Five Creepy Unsolved Mysteries Part 23

Readers it is time to continue our explorations into the unexplained and unknown. Submitted for your approval we will see; a Ouija Board with a strange story, a trip through time, and a serial killer who vanished. As per usual feel free to browse through the archive below.

PART 1    PART5    PART 9    PART 13     PART 17    PART 21

PART 2     PART 6   PART 10    PART 14    PART 18    PART 22

PART 3     PART 7    PART 11     PART 15    PART 19    

PART4     PART 8     PART 12     PART 16    PART 20


Black Hen Planchette: In 1995, teenage siblings Patricia and John Taylor received a gift which would change their lives, a Ouija Board. Naturally the brother and sister did what kids normally do with the game which contacts the other side and goofed off “summoning” celebrities, relatives, and whoever else “spoke” to them. Eventually toying with their game grew stale and they sought to shake things up.  One night the siblings and one of their friends went to the local paranormal hot spot of Bachelor’s Grove Cemetery to see what their Ouija Board could really do. According to their account of the night; once they began their ritual they trio heard footsteps approach them then stop. An unseen force took hold of the board’s planchette and started to slide it across the letters B-L-A-C-K-H-E-N. Patricia and John puzzled over the meaning of Black Hen the planchette continued to move in this pattern picking up speed, causing enough friction that the board eventually caught fire forcing the kids to flee. The next morning they returned to the scene of their séance and found their Ouija Board in a pile of ashes with the planchette singed and warped by the fire. They brought the remains of their board home which kick started a series of supernatural events tied to a tall shadowy figure which was now seen around their house. An exorcism had to be performed and the burned planchette was wrapped and sealed in several layers of cloth and buried in the backyard of their house. The melted burned planchette is now a prized exhibit at the Travelling Museum of the Paranormal and the Occult and can be viewed by guests hoping to experience the unknown for themselves.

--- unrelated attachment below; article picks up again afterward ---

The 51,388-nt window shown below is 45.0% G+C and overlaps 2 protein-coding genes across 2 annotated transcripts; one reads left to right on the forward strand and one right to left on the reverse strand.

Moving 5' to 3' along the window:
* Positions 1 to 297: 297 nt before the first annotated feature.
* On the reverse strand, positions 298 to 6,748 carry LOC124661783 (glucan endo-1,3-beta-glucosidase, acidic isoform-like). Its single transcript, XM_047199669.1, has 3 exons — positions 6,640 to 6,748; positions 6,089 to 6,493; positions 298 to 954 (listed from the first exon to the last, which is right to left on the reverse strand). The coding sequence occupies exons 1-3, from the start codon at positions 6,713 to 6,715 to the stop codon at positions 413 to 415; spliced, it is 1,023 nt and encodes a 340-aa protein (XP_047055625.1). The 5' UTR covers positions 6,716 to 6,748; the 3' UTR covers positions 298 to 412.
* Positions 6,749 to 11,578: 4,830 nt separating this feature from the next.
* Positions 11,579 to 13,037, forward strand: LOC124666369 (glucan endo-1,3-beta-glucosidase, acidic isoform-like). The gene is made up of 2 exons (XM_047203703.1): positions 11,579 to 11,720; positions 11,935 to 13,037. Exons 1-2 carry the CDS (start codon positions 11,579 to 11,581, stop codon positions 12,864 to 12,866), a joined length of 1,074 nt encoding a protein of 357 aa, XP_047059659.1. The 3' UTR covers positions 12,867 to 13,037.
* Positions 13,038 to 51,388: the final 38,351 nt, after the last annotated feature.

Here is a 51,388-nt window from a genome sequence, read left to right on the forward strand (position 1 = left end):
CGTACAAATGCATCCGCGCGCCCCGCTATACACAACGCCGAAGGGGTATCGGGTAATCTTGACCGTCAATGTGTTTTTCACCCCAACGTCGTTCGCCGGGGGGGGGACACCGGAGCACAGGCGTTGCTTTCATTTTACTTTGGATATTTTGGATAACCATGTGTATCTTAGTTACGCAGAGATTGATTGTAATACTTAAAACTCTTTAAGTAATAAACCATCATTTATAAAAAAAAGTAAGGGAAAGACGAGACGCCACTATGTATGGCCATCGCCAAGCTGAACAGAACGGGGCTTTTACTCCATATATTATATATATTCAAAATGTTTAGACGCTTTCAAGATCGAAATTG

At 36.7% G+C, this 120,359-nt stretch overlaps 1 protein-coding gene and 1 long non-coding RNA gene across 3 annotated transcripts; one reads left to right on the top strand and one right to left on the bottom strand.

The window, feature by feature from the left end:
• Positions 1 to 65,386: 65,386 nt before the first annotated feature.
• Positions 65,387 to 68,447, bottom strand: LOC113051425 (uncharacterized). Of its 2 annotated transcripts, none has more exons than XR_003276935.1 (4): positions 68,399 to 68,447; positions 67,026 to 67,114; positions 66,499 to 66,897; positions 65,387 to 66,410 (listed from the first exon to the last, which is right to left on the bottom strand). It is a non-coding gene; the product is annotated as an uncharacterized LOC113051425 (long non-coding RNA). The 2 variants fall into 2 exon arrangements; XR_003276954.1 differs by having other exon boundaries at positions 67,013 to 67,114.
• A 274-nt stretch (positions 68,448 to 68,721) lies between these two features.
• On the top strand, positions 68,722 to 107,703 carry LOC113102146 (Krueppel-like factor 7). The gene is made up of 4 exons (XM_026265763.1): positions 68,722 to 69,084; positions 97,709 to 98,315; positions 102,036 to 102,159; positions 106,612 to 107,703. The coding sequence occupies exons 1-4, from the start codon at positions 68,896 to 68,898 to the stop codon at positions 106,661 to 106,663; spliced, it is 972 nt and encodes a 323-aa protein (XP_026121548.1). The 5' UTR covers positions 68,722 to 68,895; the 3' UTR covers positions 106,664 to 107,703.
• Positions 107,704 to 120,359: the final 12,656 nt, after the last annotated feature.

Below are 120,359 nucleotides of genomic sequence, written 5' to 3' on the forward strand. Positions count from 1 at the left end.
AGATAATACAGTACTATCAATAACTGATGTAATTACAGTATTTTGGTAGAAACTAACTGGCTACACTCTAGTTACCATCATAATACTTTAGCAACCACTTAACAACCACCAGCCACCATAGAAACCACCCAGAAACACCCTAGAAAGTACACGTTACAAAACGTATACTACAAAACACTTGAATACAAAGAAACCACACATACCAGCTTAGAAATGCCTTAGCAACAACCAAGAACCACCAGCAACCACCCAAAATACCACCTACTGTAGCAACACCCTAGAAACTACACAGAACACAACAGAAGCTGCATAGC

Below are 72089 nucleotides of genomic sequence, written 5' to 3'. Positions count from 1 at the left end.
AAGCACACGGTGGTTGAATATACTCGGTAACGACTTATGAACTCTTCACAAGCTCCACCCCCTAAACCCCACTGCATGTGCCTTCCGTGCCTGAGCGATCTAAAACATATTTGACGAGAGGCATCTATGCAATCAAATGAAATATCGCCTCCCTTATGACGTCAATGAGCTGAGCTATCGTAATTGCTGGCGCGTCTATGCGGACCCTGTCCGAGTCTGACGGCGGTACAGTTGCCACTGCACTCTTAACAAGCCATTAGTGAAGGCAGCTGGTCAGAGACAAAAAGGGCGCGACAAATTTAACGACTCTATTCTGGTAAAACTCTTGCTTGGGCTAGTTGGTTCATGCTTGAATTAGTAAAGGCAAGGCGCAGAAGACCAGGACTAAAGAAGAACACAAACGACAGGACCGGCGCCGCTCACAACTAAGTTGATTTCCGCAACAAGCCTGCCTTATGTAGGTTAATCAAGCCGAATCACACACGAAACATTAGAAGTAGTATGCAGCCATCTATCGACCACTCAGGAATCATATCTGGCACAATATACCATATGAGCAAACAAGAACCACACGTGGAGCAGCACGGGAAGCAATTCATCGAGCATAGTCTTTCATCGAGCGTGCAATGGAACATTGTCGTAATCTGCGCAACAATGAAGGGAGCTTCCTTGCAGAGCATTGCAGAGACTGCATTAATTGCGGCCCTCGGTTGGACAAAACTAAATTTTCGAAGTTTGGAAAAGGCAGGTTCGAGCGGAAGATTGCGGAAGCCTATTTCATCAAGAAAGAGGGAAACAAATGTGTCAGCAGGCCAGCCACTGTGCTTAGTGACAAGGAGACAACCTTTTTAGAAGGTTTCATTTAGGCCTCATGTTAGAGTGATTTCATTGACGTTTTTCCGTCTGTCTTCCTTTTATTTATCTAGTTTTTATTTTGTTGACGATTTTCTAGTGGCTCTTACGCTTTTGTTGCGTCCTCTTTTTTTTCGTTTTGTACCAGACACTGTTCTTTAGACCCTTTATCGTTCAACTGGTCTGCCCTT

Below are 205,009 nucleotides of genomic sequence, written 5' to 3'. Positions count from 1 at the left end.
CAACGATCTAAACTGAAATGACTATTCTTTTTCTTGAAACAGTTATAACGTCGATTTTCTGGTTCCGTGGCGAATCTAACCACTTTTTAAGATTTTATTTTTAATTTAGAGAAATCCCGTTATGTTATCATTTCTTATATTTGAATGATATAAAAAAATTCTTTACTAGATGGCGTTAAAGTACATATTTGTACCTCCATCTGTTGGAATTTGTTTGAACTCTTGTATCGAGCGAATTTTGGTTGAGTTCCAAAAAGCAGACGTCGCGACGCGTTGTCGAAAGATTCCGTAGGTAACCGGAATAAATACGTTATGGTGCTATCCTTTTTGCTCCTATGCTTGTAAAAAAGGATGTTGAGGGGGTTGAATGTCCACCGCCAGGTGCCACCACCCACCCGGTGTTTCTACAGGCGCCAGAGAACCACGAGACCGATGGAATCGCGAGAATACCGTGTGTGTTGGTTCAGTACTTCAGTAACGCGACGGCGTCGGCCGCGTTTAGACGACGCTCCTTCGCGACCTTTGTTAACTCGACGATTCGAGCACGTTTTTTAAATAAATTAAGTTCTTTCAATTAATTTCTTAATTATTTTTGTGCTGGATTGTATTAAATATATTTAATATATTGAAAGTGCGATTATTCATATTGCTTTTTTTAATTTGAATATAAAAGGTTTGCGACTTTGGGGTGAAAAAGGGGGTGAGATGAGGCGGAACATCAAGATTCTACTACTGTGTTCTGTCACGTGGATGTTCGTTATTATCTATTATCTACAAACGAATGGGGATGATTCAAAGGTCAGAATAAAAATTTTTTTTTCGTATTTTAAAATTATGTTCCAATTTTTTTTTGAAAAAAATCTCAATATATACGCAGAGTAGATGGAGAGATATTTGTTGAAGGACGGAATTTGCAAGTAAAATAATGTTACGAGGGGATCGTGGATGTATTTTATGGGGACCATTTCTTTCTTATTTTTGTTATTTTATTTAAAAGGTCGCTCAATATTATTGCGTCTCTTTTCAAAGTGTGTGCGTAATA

The Bela Kiss Murders: In the Hungarian village of Cintoka, the man known as Bela Kiss, was a suave and intelligent ladies’ man as his name implied. When the First World War hit, like many other men he entered into service to fight on the front. It was not long thereafter that rumors began to circulate that Kiss had met his end in combat, causing his landlord to go into his home to look around and clean out the place. What he found shocked the people of Cintoka, as Bela Kiss had a stockpile of fuel barrels filled with human bodies, proving that their suave and debonair hero was in fact a notorious serial killer. A plot twist came in the form of Bela Kiss still being very much alive on the battlefront, and when news reached that his secret had been discovered he used the fog of war to vanish. Despite rumors that he could have been anywhere from New York to Saudi Arabia, Kiss remained in hiding and never reappeared.